Good morning. I'm Steve Inskeep. We have no evidence this is a mass movement, but at least one person seems to have a reason to urge Israel's prime minister to delay an attack on Iran. Israeli officials have been speculating out loud about a strike. Now a Facebook page is pushing for the war to wait, at least long enough to keep from disrupting a concert by Madonna in Tel Aviv. The page is called No War with Iran until After Madonna's Performance on May 29. You're listening to MORNING EDITION. Transcript provided by NPR, Copyright NPR.
It's MORNING EDITION from NPR News. Good morning, I'm Steve Inskeep.
Here's a sign of just how huge the housing and foreclosure crisis has been. Five big banks agreed to pay about $25 billion to people who've been harmed bank's abuses, plus an extra billion to settle a claim involving a mortgage company. And one of the first reactions is that all that money could not possibly be enough.
President Obama says the banks will spread the money around.
Overall economic numbers for this year have been looking better, but almost every forecast for 2012 has included at least a mention that catastrophe could still come from Europe. The crisis over Greece's debt is not over, even after yesterday when lawmakers approved more budget cuts and economic reforms. Now Greek unions are protesting again.
Resolving this crisis has taken years, and there's a reason: a debt crisis has never really been solved this way before. Here's Zoe Chace of NPR's Planet Money team.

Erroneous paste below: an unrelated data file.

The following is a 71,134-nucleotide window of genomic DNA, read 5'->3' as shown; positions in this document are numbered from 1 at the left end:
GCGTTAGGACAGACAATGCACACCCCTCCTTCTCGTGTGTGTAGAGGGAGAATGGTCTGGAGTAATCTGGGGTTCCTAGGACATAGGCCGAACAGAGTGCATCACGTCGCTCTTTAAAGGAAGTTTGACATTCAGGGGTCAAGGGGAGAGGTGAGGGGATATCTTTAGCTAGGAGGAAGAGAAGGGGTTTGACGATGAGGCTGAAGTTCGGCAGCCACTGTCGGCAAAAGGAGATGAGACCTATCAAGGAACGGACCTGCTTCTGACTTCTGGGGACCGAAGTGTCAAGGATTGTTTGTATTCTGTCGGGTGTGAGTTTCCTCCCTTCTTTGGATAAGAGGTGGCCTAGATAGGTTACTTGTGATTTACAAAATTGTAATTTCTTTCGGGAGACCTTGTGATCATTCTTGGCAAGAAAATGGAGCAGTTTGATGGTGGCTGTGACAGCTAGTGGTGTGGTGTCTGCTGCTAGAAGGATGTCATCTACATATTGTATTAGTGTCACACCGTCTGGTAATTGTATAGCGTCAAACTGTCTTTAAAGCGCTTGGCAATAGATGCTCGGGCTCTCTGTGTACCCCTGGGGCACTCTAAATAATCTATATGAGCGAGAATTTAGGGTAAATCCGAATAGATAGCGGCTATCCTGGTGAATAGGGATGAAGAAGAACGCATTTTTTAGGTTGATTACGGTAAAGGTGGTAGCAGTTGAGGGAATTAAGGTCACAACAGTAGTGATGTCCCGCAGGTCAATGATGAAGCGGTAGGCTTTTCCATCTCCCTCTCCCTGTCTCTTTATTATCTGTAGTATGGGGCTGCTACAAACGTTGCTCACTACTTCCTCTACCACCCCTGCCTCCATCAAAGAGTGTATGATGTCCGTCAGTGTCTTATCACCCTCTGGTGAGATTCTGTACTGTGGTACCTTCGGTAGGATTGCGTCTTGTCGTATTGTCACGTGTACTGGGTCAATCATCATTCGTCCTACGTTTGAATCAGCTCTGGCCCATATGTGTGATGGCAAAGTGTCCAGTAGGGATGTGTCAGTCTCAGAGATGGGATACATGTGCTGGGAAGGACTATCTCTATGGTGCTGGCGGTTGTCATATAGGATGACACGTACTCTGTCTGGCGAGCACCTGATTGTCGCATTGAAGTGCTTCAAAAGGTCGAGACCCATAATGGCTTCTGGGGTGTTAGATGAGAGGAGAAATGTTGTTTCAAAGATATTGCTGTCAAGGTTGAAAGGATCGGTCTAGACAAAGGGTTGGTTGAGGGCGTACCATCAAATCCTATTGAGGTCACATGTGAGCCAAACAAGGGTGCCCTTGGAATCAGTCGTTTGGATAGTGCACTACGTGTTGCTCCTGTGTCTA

To people who visit the idyllic tourist destination of the Maldives, politics can seem far away. But this week, the country's President Mohamed Nasheed stepped down after weeks of demonstrations. He was forced to resign by elements within the police and army. Here's how he described the situation to Al Jazeera.
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PRESIDENT MOHAMED NASHEED: This is a coup. It definitely is, if you find any definition of a coup anywhere. I did not want to defend. That is why there was no blood.
NPR's business news starts with social networking profits.
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INSKEEP: You can get attention on the Internet. You can even draw a massive crowd in seconds. The question always is how to make money. Investors have been scrutinizing Facebook's plans to go public and trying to figure out the company's prospects.